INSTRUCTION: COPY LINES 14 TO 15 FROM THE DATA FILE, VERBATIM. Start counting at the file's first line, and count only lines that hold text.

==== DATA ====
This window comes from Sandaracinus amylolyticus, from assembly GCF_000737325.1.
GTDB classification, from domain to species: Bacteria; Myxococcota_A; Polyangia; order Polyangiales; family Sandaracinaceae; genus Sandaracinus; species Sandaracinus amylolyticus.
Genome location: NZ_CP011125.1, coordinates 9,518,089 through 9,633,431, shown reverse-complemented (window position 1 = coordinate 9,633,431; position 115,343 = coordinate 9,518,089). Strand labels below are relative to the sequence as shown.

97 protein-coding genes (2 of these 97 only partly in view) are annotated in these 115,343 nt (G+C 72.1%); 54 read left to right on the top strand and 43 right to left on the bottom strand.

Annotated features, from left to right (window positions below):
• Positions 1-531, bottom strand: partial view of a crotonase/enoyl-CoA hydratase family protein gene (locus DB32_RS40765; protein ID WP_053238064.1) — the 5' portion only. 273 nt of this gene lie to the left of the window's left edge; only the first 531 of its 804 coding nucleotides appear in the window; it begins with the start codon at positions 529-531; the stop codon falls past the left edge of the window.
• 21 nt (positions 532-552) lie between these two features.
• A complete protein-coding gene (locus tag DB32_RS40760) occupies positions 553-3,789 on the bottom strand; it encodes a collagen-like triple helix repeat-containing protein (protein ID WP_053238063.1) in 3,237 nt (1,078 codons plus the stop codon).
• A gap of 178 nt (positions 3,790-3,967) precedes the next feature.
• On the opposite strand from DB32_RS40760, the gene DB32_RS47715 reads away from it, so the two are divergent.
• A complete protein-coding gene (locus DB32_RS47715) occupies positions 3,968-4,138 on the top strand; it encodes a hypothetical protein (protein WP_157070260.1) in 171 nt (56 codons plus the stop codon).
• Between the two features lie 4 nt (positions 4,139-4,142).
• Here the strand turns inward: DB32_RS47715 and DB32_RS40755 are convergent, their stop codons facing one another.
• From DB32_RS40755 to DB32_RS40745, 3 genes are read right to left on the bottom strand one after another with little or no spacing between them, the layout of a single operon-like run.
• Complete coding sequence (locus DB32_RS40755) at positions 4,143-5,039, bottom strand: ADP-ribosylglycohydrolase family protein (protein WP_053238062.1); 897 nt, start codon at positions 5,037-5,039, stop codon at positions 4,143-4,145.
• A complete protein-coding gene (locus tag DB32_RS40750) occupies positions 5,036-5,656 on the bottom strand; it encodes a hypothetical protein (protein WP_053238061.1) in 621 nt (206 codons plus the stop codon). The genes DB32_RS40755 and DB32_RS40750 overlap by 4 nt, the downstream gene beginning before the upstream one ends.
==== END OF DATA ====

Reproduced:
• From DB32_RS40755 to DB32_RS40745, 3 genes are read right to left on the bottom strand one after another with little or no spacing between them, the layout of a single operon-like run.
• Complete coding sequence (locus DB32_RS40755) at positions 4,143-5,039, bottom strand: ADP-ribosylglycohydrolase family protein (protein WP_053238062.1); 897 nt, start codon at positions 5,037-5,039, stop codon at positions 4,143-4,145.